Highway now honors veterans
Muskogee Phoenix, Okla.
FORT GIBSON — Honoring the military is the right thing to do, said organizers who helped rename a flag-lined stretch of U.S. 62 on Monday.
The highway was unveiled as the Veterans Memorial Highway at a dedication ceremony where the highway intersects Willey Road in Fort Gibson.
Commander Tim Smith of American Legion Post #20 said having the section of U.S. 62 that leads to the Trail of Honor and on to the Fort Gibson National Cemetery makes for an “awesome tribute.”
“We have an average of 15 funerals a week that travel to that,” he said. “It’s a great tribute to those who come and to honor those who served.”
The highway segment had been named Teddy Lehman Expressway, honoring a Fort Gibson man who played football for the University of Oklahoma and went on to a career in professional football.
Organizers said much of the credit for the name change goes to former Fort Gibson Mayor William Boyd.
Boyd, a Vietnam War veteran, brought the idea to the town trustees and helped raise funds to pay for the new signs.
“It’s long overdue,” Boyd said. “This should have happened 30 years ago. Getting these signs up to honor veterans will be familiar to those who stand with them and by them.”
Although Boyd got some credit for the idea, special thanks went to Lehman and his family for allowing his name to be removed from the highway.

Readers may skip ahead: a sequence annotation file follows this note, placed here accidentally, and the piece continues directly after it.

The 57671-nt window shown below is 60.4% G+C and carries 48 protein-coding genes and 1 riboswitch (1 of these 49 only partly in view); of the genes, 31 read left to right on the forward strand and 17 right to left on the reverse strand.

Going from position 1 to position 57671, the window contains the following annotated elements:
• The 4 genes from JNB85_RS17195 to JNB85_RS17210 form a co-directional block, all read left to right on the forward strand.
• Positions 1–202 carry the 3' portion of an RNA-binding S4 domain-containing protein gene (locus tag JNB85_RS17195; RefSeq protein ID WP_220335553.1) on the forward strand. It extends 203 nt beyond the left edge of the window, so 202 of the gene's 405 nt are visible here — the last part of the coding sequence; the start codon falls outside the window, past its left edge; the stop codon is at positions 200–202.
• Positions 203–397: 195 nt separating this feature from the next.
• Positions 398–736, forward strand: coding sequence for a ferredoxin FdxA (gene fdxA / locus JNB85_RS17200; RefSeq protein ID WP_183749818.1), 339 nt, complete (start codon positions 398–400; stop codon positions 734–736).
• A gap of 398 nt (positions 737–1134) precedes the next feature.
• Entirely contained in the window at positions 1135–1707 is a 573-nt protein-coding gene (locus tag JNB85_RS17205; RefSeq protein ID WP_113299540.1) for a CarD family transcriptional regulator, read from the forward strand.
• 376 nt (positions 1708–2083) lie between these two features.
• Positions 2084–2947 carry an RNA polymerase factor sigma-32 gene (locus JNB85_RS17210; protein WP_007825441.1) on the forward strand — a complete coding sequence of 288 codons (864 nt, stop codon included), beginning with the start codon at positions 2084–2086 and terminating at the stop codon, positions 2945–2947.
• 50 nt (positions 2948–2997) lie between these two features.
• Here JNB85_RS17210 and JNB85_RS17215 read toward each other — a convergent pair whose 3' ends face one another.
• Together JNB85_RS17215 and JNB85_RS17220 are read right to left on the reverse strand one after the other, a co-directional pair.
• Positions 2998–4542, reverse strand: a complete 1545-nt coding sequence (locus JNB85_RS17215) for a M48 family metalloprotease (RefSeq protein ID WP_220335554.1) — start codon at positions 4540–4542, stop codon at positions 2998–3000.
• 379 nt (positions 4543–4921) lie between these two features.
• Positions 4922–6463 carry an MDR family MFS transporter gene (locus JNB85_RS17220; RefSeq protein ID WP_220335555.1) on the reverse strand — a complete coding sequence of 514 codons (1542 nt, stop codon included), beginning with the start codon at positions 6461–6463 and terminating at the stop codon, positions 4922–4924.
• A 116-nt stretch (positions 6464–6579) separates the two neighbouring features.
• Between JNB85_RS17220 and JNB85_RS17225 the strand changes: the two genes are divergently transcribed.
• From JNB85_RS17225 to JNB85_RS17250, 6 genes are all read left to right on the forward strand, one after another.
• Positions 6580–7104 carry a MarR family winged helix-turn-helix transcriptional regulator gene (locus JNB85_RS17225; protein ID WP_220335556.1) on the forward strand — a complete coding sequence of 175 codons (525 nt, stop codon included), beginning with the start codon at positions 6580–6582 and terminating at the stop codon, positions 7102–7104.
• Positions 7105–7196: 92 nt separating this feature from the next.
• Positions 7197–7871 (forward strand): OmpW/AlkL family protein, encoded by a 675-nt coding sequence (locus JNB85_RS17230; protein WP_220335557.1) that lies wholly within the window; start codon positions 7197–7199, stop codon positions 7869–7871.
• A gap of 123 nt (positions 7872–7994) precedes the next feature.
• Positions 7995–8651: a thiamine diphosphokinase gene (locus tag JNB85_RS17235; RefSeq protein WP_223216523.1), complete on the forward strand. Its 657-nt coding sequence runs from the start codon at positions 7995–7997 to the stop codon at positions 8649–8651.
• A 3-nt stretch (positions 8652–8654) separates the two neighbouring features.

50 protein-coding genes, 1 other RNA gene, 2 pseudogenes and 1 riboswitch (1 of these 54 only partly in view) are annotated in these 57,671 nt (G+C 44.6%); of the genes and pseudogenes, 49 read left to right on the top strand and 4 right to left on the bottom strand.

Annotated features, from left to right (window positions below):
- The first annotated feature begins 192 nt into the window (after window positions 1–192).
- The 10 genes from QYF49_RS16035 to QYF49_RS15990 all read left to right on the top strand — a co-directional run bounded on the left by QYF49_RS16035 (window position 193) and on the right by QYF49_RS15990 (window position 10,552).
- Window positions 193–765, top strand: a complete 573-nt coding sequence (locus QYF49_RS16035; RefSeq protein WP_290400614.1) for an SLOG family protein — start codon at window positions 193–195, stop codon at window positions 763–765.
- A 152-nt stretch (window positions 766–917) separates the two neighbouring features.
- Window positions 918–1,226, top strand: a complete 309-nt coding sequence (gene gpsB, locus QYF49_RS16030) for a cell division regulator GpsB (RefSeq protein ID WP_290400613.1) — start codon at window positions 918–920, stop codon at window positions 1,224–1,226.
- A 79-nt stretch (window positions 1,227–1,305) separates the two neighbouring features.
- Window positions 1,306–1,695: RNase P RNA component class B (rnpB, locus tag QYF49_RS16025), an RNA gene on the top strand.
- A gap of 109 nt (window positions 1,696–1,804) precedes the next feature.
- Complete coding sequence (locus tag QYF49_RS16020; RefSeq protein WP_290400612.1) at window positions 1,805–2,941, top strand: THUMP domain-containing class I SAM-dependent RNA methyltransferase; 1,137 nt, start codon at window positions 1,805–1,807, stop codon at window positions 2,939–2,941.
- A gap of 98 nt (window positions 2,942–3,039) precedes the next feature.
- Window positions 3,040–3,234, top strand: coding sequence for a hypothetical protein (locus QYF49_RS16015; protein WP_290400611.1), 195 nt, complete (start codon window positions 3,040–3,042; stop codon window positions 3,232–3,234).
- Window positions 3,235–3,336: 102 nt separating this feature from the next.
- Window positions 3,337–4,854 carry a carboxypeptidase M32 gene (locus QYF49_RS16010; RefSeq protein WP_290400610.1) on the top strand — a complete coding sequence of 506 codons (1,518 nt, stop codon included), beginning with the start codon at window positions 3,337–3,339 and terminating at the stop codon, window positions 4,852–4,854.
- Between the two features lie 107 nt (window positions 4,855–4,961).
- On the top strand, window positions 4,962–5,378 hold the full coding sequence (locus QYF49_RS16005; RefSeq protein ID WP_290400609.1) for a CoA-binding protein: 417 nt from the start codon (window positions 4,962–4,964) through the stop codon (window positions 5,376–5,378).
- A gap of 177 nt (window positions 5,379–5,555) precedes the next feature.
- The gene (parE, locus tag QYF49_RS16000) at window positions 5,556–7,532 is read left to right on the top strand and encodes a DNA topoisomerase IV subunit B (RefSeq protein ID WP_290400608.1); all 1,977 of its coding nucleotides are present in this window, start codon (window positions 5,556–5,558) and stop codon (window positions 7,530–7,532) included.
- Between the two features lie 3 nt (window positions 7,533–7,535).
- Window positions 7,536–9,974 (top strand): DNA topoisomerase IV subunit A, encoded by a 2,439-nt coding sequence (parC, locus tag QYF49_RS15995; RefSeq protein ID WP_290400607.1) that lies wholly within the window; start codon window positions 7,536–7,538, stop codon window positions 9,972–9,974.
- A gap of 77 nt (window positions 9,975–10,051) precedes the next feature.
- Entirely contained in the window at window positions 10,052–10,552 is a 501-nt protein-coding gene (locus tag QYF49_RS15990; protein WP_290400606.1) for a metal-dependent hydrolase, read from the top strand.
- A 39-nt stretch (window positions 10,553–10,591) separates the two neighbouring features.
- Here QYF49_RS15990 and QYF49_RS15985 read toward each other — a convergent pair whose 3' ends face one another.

“He didn’t hesitate a moment,” said Kenneth Lehman, Teddy Lehman’s father. “We’re proud of not only his ability, but his willingness to honor the veterans.”
As a consolation for changing the name, the Lehman family got to take home the two large Teddy Lehman Expressway signs.
“I think it’s more appropriate for the highway to be named after veterans,” said Lehman’s mother, Cindy. “They don’t get enough recognition. We need to think about it more often.”
The dedication hit close to home for state Sen. Kim David, R-Porter, who has two children in the military and a husband who is a military veteran.
“For those who have served and those who have family members who serve, it means something to them,” she said.
David said she was asked in March, in the middle of the legislative session, to introduce a bill to rename the highway. The measure became part of House Bill 1759 and was signed into law by Gov. Mary Fallin in May.
State Rep. Arthur Hulbert, R-Fort Gibson, was a co-author of the bill. He said the willingness to change the name showed a lot of integrity on the part of the Lehman family.
“I think it’s more than just a sign. It’s a reminder,” he said. “When you go to a gravesite and see the grave marks, it’s more than just a stone, it’s a reminder about a person.”
Reach Thad Ayers at (918) 684-2903 or firstname.lastname@example.org.